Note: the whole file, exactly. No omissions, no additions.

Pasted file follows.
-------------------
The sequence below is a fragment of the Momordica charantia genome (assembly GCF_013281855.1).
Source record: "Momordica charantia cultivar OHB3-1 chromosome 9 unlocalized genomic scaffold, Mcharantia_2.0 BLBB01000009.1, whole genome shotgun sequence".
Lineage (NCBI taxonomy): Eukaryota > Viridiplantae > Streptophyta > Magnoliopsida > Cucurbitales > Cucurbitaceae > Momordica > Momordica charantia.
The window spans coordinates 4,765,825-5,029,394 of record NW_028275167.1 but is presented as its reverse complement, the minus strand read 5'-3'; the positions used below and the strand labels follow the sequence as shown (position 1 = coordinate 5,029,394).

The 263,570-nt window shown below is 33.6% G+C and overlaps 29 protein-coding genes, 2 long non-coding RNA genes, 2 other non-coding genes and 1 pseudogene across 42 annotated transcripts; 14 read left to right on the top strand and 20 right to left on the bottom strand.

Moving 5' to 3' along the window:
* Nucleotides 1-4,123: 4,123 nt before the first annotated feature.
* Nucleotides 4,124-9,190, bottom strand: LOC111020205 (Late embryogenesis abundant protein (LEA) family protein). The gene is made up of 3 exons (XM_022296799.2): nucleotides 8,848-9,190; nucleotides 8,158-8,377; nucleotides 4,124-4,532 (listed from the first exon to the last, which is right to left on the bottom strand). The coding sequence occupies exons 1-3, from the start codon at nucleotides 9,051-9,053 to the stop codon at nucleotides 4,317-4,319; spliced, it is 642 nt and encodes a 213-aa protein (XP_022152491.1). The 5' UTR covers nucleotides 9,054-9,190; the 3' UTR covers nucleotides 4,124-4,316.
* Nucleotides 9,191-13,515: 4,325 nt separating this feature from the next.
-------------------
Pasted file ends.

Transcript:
The sequence below is a fragment of the Momordica charantia genome (assembly GCF_013281855.1).
Source record: "Momordica charantia cultivar OHB3-1 chromosome 9 unlocalized genomic scaffold, Mcharantia_2.0 BLBB01000009.1, whole genome shotgun sequence".
Lineage (NCBI taxonomy): Eukaryota > Viridiplantae > Streptophyta > Magnoliopsida > Cucurbitales > Cucurbitaceae > Momordica > Momordica charantia.
The window spans coordinates 4,765,825-5,029,394 of record NW_028275167.1 but is presented as its reverse complement, the minus strand read 5'-3'; the positions used below and the strand labels follow the sequence as shown (position 1 = coordinate 5,029,394).

The 263,570-nt window shown below is 33.6% G+C and overlaps 29 protein-coding genes, 2 long non-coding RNA genes, 2 other non-coding genes and 1 pseudogene across 42 annotated transcripts; 14 read left to right on the top strand and 20 right to left on the bottom strand.

Moving 5' to 3' along the window:
* Nucleotides 1-4,123: 4,123 nt before the first annotated feature.
* Nucleotides 4,124-9,190, bottom strand: LOC111020205 (Late embryogenesis abundant protein (LEA) family protein). The gene is made up of 3 exons (XM_022296799.2): nucleotides 8,848-9,190; nucleotides 8,158-8,377; nucleotides 4,124-4,532 (listed from the first exon to the last, which is right to left on the bottom strand). The coding sequence occupies exons 1-3, from the start codon at nucleotides 9,051-9,053 to the stop codon at nucleotides 4,317-4,319; spliced, it is 642 nt and encodes a 213-aa protein (XP_022152491.1). The 5' UTR covers nucleotides 9,054-9,190; the 3' UTR covers nucleotides 4,124-4,316.
* Nucleotides 9,191-13,515: 4,325 nt separating this feature from the next.